In filmtrail and literature, roads or paths are often symbols of a character’s journey, usually in search of something, maybe enlightenment, love, identity or knowledge.  In business we start with roadmaps to develop a product or implement a strategic objective, keeping a close eye on the critical path along the way.

The 2014 movie “Wild” is a recent example of this theme, an adaptation based on the memoir of Cheryl Strayed who hikes the 1000+ mile Pacific Coast Trail alone, without any significant experience or preparation.  The long journey is an extreme form of coping and cleansing after a series of life-changing catastrophes including the death of her mother, a long battle with substance abuse, and divorce.

What does this have to do with Business Intelligence and Analytics?  Well, the movie is essentially the story of a journey undertaken to answer complex questions and to see things differently.  Take away the danger, the isolation, and the giant backpack, and you can begin to see some parallels to a business analytics initiative.  You could certainly find more, but these jump out without much digging or connecting too many dots:

  1. The trail – the movie’s symbolic “road to self-discovery” is seen alongside the literal, physical Pacific Coast Trail which is prominently featured.  Like the PCT, in business there is a path of best practices and success stories left by those who have come before.  Over the years, we have developed a proven approach which is used by many data guided organizations to remain on the right path.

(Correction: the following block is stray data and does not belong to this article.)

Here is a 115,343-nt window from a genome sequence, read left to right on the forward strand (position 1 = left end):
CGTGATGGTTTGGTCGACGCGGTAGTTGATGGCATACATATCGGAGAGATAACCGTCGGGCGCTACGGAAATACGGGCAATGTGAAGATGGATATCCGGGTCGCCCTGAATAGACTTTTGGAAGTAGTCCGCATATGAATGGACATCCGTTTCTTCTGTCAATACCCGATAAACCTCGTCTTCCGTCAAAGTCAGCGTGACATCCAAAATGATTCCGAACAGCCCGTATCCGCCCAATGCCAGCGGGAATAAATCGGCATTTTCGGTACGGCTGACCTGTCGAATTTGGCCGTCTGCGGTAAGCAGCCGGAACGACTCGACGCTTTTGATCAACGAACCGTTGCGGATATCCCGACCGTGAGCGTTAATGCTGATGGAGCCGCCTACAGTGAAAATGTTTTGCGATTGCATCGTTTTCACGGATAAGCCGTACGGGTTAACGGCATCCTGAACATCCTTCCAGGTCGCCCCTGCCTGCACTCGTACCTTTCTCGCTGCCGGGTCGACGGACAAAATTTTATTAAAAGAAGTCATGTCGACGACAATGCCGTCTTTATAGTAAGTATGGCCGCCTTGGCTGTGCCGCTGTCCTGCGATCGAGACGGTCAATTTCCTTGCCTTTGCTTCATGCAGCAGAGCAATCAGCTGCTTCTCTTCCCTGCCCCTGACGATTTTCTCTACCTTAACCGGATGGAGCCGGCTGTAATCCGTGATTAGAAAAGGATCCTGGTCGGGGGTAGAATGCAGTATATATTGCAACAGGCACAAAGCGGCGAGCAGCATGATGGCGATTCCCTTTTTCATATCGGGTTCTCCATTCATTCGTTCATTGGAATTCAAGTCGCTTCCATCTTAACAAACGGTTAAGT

2. An element of risk – in the movie, Cheryl takes a huge, maybe ill-advised risk beginning the journey as an unprepared and inexperienced hiker.  Although there is a certain amount of risk to any new initiative, fortunately improving business outcomes is not so perilous.  In fact, there is a bigger risk in not using data to guide business decisions.
  3. Measurable progress – throughout the movie, the audience is kept informed of the progress through written reports and clear milestones. Without this, all the scenery runs together and there is no sense of what has been accomplished.  Sound familiar?  While they may not come with care packages, frequent checkpoints to evaluate progress and visualize results are an essential part of your association’s business analytics initiative.
  4. Emphasis on Discovery – in the movie the physical trail is paralleled by a figurative road to self-discovery. In the end, you have a vague sense that some questions have been resolved and others raised.  The road to data guided decision making also involves discovery throughout – only with clearly defined initial questions and tangible, actionable results.  While it would not make a very interesting movie plot, this type of discovery produces highly valuable business outcomes.

So, did you like the movie?  Whether you found the movie inspirational or shallow and self-indulgent mostly hinges on two types of questions:

  • What is the journey’s purpose? What is she trying to achieve?
  • Is there any real resolution? Is anything of real value gained?

Judging by the mixed reviews of the movie, these are difficult questions.  They don’t have to be for your Association!  Business analytics initiatives have a clear purpose – better informed decisions to improve business outcomes and advance your association’s mission. Data guided decisions powered by interactive and easy to understand visualizations are proven to identify and reduce risks and to drive member engagement, retention, and revenue.